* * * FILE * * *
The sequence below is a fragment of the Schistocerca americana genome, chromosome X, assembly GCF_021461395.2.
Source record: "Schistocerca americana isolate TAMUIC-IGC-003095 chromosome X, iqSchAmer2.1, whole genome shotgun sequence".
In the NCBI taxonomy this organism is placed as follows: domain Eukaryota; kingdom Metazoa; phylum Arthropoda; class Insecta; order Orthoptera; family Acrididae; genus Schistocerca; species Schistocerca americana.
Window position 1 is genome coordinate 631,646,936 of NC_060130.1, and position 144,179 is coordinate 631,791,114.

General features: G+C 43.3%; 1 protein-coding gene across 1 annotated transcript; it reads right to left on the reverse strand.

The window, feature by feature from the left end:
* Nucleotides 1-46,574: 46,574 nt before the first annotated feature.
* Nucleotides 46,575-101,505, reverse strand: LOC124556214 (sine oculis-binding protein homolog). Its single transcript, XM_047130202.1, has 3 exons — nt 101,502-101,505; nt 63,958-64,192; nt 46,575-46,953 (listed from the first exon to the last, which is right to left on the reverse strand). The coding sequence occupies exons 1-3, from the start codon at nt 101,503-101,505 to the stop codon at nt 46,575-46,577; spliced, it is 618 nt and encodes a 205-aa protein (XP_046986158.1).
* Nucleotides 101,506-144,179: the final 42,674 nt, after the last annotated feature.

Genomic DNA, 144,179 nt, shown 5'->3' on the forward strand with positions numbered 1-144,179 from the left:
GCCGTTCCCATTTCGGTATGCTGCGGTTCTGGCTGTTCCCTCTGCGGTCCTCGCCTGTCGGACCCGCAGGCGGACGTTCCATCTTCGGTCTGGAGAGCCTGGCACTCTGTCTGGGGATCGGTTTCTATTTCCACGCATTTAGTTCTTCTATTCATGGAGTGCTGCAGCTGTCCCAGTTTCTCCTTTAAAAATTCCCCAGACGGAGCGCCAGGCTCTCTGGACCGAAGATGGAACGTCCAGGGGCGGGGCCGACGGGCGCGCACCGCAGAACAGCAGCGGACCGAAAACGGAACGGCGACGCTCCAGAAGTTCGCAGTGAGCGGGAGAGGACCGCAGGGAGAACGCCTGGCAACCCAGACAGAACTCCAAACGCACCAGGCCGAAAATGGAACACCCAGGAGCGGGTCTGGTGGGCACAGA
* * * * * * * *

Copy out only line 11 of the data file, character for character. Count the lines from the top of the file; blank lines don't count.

GCCGTTCCCATTTCGGTATGCTGCGGTTCTGGCTGTTCCCTCTGCGGTCCTCGCCTGTCGGACCCGCAGGCGGACGTTCCATCTTCGGTCTGGAGAGCCTGGCACTCTGTCTGGGGATCGGTTTCTATTTCCACGCATTTAGTTCTTCTATTCATGGAGTGCTGCAGCTGTCCCAGTTTCTCCTTTAAAAATTCCCCAGACGGAGCGCCAGGCTCTCTGGACCGAAGATGGAACGTCCAGGGGCGGGGCCGACGGGCGCGCACCGCAGAACAGCAGCGGACCGAAAACGGAACGGCGACGCTCCAGAAGTTCGCAGTGAGCGGGAGAGGACCGCAGGGAGAACGCCTGGCAACCCAGACAGAACTCCAAACGCACCAGGCCGAAAATGGAACACCCAGGAGCGGGTCTGGTGGGCACAGA